That culture was the culture that I had absorbed at 315 Adams Street and couldn’t be shaken with one flight of fancy. I was the third Goldschmidt to go to Brackenridge High School and felt the presence of my older siblings strongly, particularly Tex’s. Not only was he more recent and male, but also the more public and memorable figure. Thea had been an adorable and adored small child and later a good student. She had long blonde hair (that evoked a fit of papa’s anger when she had it “bobbed”), with a slight figure, good looking enough but not really pretty and, I think, essentially shy. Her forte was literature and it would be right to say she was “bookish,” and for that she had been a favorite among the English teachers. She belonged but was not a leader.

Buntz was a different matter. He was not only a good student, he was active in all sorts of things, became a champion debater and was president of the debating society, the most prestigious club on campus, as well as of his senior class. He clearly had the qualities of a leadership; made friends easily and enjoyed the social prominence he attained. When I entered in mid-year of 1927, he was finishing his senior year and while I have total amnesia for any social interactions we might have had on campus, I was very conscious of his presence. He and his best friend, editor of the school paper, Kay Miller (the nickname was so that they could ask, “well, if you see Kay . .  [sniggers]. .” ) Kay and my brother were easily the most prominent intellectual (as distinct from athletic) students that year, as the numerous cartoons of Tex and Kay in their yearbook shows. I felt his presence and despaired of meeting the standard he had set, though I vainly emulated him. I, too, joined the debating society though I was no debater, and less surprised than disappointed to have been defeated for its presidency – which I should never have tried for. My grades were good enough to get me into the University of Texas, but netted me no graduation honors. In my toast at Tex and Wickie’s 50th anniversary in 1983 at their farm in upstate New York, I said that Tex had been a hard act to follow. I doubted his sincerity when he responded that Thea had been harder, politic as it was.

I was never an outstanding student; I could handle the undemanding curriculum in a Texas high school of the era – perhaps making as many Bs as As, a few Cs and no failures. I did not do extra work to show off or make a name for myself; I have never been a great reader. I never had an outstanding teacher; one I felt attached to or who took special interest in me or even that I look back on with special appreciation. There was a new teacher who taught journalism, which I took, and she had students at her house to hear Frost and Sandberg reading their poetry on records. Once she was asked to supply some extras to serve as soldiers for a one night production of Carmen at the public auditorium down town. It was a heady experience and constitutes the totality of my operatic career. She was a breath of fresh air, for most of the teachers were much older, a pleasure to have, but not an inspiration – though, under her tutelage I thought of applying to the University of Missouri, which was said to have the best journalism school in the country. As you will see in a minute, I was already a “professional journalist.”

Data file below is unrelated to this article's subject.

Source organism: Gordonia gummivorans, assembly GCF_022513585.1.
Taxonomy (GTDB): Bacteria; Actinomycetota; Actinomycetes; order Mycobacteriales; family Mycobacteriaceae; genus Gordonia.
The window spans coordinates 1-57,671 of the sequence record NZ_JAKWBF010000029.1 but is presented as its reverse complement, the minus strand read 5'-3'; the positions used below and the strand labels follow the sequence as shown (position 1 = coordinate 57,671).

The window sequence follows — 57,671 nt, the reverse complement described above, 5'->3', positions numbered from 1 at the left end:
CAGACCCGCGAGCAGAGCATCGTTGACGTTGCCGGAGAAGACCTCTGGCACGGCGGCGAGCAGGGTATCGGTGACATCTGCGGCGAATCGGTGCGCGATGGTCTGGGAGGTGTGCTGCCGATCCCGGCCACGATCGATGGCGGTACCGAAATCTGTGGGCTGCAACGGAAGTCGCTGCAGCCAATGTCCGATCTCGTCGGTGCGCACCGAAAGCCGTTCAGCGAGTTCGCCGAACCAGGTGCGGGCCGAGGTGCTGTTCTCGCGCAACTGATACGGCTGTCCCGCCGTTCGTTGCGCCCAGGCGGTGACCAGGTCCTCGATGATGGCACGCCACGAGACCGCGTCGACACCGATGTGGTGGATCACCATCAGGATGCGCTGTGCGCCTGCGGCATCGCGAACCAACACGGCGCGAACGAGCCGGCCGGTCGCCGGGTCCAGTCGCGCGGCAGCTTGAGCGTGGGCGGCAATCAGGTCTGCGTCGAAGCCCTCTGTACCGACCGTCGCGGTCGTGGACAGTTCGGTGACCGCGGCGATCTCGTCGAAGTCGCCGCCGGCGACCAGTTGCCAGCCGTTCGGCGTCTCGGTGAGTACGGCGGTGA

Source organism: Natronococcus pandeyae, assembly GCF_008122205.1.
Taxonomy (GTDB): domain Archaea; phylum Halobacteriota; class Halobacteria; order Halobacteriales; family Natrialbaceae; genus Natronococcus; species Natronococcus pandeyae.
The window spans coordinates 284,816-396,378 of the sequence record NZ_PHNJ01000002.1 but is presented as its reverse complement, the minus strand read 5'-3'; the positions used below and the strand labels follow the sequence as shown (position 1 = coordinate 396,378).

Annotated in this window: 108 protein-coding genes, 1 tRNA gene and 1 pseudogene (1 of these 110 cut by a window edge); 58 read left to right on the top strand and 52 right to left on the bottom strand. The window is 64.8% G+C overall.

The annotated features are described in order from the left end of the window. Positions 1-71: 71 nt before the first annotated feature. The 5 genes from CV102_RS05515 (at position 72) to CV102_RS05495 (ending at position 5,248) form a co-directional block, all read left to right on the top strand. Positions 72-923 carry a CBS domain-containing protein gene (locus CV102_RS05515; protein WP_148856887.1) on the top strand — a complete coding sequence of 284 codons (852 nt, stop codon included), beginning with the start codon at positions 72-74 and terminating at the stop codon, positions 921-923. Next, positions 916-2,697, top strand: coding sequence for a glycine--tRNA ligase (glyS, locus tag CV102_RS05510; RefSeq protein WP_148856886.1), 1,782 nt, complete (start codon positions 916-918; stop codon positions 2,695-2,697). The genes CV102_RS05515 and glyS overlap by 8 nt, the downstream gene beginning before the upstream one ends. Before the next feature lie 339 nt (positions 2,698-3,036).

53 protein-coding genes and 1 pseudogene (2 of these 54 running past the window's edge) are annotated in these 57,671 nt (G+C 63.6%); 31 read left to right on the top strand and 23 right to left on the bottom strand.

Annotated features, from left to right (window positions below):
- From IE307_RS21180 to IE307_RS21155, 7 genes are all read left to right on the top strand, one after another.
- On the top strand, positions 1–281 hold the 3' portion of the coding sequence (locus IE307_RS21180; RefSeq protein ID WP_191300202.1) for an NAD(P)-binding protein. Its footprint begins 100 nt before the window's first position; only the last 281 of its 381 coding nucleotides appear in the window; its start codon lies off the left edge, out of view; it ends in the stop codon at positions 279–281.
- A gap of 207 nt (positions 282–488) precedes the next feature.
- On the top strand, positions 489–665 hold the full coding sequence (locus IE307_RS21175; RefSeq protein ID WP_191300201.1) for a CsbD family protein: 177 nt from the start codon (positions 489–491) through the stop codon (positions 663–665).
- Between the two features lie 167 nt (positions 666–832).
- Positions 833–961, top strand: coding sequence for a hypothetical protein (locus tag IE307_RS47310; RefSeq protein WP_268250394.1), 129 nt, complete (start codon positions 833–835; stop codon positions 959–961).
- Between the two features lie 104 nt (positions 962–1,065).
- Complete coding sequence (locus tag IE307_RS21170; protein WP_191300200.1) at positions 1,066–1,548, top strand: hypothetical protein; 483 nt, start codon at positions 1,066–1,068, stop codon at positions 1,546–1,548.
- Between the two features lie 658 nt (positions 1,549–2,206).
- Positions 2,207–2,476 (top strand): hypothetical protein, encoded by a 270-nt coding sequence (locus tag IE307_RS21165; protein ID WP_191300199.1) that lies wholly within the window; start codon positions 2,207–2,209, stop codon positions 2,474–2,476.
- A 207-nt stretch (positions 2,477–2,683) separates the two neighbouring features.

In my second year of High School, I got a job at Joske’s Department Store as a kind of mail clerk. I had to get up at four each morning and bicycle the mile and a half to get the mail at the Post Office, then go to the store so the night watchman could let me in, take the elevator to the top floor to open and sort out the mail and then bicycle on to school. At first, there were three of us, then two, and finally just me. After some 18 months, I was asked to come to the office and was told not to return on Monday as they were discontinuing the operation. It was my first lesson in corporate culture and has never left me, but in fact it was spring of my junior year and I was glad to have the summer off and to leave that tiresome (and tiring) task.

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I have just been reading, or more accurately Shawn has been reading to me, Frans De Waal’s “Age of Empathy, “– his newest book,  which will make old hat of a lot of discourse in Robert Sussman’s upcoming book on the conference I attended last spring (We will get back to that in the near future).

Shawn, incidentally, is my assistant, the one person who responded intelligently to my request for an amauensis, and upon my death will be responsible for this blog (Scribe’s note; I am blushing as I type this 😉 ).

I have put off reading de Waal, as I thought he might be too bad, and I would be sorry. And now I am sorry to have put it off. The book is a delight not only for what it says which is intelligent and well-informed, but for the way it says it, which makes reading him such a pleasure.

I recommend him highly which is not my usual style.

warmest regards to you all,

Walter